Elsewhere, we’re seeing an effort to stir up more resentment and distrust of education. As seen in this Mike Smith piece, foolish remarks and crude behavior on college campuses are being amplified into a major crisis.
Sometimes, it’s necessary to lie about what is happening, but, as has often been the case, there is generally somebody saying something stupid, because people between the ages of 17 and 22 are good at saying things they’ll regret in a few years, and not just “I’d like to borrow $75,000 so I can major in art history” or “Let’s get married!”
Up to now, the classic was “Defund the Police,” which made sense if you knew what they meant, but none at all if you relied on what they said.
Now the predictable inability of small groups of loud, inarticulate kids to frame sensible statements about the Middle East, and administrations that tolerate free speech, are being taken as a barometer of where colleges stand.
Clay Jones explains this cartoon with a lovely, furious rant about the hypocrisy of the rightwing who seem to have forgotten their own history of standing by toxic blowhards.
Even standing alone, his cartoon draws a good laugh as you read through its litany of rage and come, finally, to the speech balloon in the lower righthand corner.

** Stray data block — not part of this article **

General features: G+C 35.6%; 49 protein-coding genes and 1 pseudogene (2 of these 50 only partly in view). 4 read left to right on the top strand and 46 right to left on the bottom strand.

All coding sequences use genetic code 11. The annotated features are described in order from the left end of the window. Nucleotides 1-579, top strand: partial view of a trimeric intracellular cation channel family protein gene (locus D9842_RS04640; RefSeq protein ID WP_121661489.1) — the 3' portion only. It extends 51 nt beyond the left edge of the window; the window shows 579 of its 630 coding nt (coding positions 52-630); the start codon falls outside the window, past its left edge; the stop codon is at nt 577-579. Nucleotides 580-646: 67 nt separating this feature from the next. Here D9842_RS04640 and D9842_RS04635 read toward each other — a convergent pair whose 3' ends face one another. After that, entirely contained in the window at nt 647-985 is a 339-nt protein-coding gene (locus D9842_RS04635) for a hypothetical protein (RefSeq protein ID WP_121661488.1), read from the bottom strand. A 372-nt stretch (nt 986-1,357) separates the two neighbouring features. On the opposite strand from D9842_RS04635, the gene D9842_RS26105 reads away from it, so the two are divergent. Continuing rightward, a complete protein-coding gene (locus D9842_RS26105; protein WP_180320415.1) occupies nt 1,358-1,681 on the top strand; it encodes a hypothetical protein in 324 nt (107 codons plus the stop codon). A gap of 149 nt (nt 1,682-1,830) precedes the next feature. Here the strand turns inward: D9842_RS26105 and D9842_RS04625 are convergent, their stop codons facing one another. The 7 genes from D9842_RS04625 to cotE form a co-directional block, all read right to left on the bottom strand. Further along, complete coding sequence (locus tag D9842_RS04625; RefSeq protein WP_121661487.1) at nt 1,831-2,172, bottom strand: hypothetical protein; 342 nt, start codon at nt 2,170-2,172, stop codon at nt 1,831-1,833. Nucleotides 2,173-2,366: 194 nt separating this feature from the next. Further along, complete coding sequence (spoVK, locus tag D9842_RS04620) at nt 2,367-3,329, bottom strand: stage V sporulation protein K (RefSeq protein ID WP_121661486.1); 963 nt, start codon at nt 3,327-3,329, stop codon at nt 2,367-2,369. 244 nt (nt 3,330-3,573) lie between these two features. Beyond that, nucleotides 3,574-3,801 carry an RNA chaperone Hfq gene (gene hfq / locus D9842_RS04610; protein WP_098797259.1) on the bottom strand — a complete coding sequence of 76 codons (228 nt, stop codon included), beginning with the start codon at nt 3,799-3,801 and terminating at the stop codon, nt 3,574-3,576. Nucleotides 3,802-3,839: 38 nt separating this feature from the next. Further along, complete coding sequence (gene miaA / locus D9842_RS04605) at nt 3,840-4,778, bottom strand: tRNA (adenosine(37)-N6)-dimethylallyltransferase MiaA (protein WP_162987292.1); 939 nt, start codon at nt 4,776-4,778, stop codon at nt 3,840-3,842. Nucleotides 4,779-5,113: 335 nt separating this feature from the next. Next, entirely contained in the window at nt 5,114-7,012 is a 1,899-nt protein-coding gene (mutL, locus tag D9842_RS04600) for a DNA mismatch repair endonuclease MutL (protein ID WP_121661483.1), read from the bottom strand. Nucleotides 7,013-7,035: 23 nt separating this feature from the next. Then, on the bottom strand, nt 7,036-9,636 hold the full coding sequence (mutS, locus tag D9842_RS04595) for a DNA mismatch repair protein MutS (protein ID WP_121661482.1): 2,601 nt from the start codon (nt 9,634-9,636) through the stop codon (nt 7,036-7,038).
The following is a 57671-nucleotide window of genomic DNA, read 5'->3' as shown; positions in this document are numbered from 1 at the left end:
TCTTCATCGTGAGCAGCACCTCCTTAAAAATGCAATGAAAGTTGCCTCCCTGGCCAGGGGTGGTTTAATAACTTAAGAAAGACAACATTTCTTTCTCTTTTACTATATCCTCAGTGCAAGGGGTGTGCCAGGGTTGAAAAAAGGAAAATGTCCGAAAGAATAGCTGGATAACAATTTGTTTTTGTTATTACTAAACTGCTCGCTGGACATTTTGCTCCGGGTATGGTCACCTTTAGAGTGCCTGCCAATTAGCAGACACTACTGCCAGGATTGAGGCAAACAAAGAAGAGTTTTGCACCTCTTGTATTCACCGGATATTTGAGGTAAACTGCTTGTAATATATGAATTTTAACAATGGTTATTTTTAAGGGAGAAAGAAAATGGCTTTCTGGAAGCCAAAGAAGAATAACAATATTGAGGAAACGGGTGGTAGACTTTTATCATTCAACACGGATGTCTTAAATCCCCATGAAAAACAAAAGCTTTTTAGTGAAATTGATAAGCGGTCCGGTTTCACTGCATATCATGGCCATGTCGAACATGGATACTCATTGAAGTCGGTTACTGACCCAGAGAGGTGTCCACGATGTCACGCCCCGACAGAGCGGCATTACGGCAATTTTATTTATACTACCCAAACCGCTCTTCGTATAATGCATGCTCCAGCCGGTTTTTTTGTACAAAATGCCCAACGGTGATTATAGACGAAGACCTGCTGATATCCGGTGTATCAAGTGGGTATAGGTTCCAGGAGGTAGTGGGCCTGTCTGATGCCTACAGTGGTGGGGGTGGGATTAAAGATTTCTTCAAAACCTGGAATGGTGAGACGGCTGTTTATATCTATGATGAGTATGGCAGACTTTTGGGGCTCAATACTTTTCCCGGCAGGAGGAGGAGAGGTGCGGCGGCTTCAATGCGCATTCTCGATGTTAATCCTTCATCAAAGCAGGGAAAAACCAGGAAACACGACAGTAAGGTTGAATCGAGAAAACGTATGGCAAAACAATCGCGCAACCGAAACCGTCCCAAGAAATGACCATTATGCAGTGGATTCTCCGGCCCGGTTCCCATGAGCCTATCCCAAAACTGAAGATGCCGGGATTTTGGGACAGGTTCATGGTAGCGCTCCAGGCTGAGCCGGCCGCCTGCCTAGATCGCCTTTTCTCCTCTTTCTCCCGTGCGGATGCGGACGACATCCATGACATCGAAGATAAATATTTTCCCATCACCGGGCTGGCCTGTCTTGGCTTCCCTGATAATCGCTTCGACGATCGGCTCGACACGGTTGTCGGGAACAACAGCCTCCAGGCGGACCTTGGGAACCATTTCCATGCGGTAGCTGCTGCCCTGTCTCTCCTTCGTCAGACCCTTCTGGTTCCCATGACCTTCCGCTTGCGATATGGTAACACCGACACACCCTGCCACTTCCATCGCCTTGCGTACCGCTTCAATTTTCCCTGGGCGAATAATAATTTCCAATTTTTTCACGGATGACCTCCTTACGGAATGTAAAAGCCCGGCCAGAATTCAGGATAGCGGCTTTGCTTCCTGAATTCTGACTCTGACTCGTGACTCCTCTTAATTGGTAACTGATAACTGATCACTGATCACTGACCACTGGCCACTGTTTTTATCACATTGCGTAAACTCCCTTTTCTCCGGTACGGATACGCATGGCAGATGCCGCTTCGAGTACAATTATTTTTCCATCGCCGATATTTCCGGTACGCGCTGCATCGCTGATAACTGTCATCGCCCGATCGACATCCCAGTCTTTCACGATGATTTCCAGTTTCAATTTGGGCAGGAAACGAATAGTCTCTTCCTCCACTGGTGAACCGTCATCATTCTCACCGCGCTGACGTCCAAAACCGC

I’ve said this more times than I should have to, but that’s illustrative of the point: People cite 1984, in which Big Brother’s heavy fist forces people to obey the oppressive central government, but Orwell better anticipated our situation in Animal Farm, in which the pigs are able to shift their stories and their policies in midstream with the vast bulk of the other animals not even noticing.
It’s not a matter of oppression. It’s a matter of capitalizing on trust, gullibility and short attention spans. Did we used to say “Four legs good, two legs bad”? Why, no, remember? We said “Four legs good, two legs better.”
Look: It’s written right on the wall of the barn: “Four legs good, two legs better.”
Only the disloyal could doubt that.